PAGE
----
How many PES Scholars have you had at Northeastern?

Northeastern is one of the schools with the highest number of PES scholars. In the past year we have had six scholars, and we’ve had similar numbers in the years before that. I attribute those high numbers to the advertising of the program throughout our school. I have always tried to publicize the scholarship through the College of Engineering. We make a point to announce the scholarship in freshman classes and various other engineering courses, so there is a wide audience of those who may not have otherwise known about the scholarship. This gets students well informed of the program and excited to be involved in it.

Northeastern University

Boston, Massachusetts

For more than 100 years, Northeastern has been driven by a simple truth: Experience deepens learning like nothing else can. Today, that truth has never been more relevant. Experience propels you beyond the confines of one discipline, campus, or degree to a lifetime of growth, learning, and knowledge creation, anytime, anywhere.

Do many of the scholars graduate with job offers?

Yes. Currently, several of the scholars who are graduating this semester are coming out of school with job offers. I offered a research assistantship to one scholar from this year, but he let me know that he had already received a job offer post-graduation. We also have two other scholars who are graduating at the end of May and will be accepting positions at two separate companies.

How are you preparing the scholars for a career in the industry?

Students are interested in the industry and engineering in general, but once they get the scholarship, they feel even more motivated to talk to me about what’s happening in the industry of power engineering and how they can get involved. I try to engage them in any way I can. I like to give them part-time work study jobs in my research lab. This allows them to work on undergraduate research projects, or gives them volunteer experience in the lab along with the graduate students. That experience improves their knowledge and background about what power is, what engineers do, and what opportunities exist when they graduate. Northeastern has a co-op program where a majority of our students work for about six months at a time, three times, before they graduate. These are formal co-op placements with companies that provide them with real industry experience before they graduate.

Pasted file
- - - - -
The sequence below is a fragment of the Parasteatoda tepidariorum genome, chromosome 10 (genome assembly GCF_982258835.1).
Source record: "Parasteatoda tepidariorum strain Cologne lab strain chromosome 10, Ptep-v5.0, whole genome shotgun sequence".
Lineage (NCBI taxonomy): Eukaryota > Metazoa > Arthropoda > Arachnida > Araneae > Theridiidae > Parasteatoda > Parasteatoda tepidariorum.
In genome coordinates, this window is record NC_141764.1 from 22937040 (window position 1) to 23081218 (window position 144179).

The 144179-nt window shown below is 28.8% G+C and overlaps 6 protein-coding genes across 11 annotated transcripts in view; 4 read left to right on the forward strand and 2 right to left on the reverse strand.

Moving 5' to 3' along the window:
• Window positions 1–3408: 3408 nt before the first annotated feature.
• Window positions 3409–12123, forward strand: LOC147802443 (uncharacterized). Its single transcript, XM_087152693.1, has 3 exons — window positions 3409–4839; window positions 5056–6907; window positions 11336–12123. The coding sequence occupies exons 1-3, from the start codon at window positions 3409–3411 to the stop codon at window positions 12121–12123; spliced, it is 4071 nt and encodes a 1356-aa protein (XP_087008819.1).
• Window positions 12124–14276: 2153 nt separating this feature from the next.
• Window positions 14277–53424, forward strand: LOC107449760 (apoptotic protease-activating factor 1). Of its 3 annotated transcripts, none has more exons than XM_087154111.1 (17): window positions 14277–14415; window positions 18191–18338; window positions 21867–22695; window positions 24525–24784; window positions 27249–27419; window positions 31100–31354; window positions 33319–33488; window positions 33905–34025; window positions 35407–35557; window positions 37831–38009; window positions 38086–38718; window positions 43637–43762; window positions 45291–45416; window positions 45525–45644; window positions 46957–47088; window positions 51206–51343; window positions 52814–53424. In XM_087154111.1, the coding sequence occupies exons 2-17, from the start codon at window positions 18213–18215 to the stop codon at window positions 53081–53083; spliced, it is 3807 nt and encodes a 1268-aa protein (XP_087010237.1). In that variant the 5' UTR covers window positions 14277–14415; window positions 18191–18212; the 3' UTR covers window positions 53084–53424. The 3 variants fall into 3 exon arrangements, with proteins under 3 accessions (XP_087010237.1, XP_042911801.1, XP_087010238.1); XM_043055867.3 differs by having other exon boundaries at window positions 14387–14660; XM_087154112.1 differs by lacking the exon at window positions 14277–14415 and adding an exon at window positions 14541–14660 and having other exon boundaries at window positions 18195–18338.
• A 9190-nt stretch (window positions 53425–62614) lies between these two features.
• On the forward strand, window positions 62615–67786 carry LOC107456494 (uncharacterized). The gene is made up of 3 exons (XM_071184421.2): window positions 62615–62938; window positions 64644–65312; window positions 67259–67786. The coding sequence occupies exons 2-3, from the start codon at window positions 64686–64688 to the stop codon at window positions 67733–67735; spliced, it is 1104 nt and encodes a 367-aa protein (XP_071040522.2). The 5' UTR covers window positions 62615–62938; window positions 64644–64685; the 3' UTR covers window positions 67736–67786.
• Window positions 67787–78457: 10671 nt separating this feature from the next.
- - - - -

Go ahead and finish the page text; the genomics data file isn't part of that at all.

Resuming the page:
What makes PES S+ different than other scholarships?

Industry-specific scholarships, like the PES Scholarship Plus Initiative, allow for the scholars to be more focused in their field than less specialized programs. The scholars in our program have told me that the scholarship’s requirement of professional experience motivated them further in their career. It may have pushed them to go for two or three co-ops in the power industry instead of one. In that way, the students are getting more exposure to the power industry than if they did not receive the scholarship, because they wouldn’t have been motivated to seek out those internships in the power industry.

Almost all of the scholars I’ve spoken to feel that this program has helped them, and think there is a need to continue the program. This is a good program because of the financial support it provides. But in addition, if students did not receive the scholarship, they would not have the career resources it gives them access to.

What are your hopes for the program and their plans for addressing future needs of the industry?

The next generation of engineers, the ones that we are teaching now, has an interest in renewable and clean energy. Their main motivation is how we’re going to make the future cleaner and safer. Through their experience with the activities in the PES Scholarship, these future engineers realize there is a lot of technical work to be done and that it’s exciting, high tech work. They already have the motivation to do this work, but the scholarship gives them a more solid sense of what needs to be done. With that knowledge they become more serious about getting involved in the power industry.

Overall, I really appreciate the fact that IEEE PES created and supports this program, not only because it’s helping the future of the industry, but also because it’s helping our own engineering program on campus. We are able to set up local chapters on our campus, gather students, and organize talks and social activities. Being involved in this scholarship program facilitates all of this. For those reasons, this scholarship has had a very positive impact here at Northeastern.

Ali Abur,
Professor, Electrical and Computer Engineering, Northeastern University
Grainger Chair in Electrical Engineering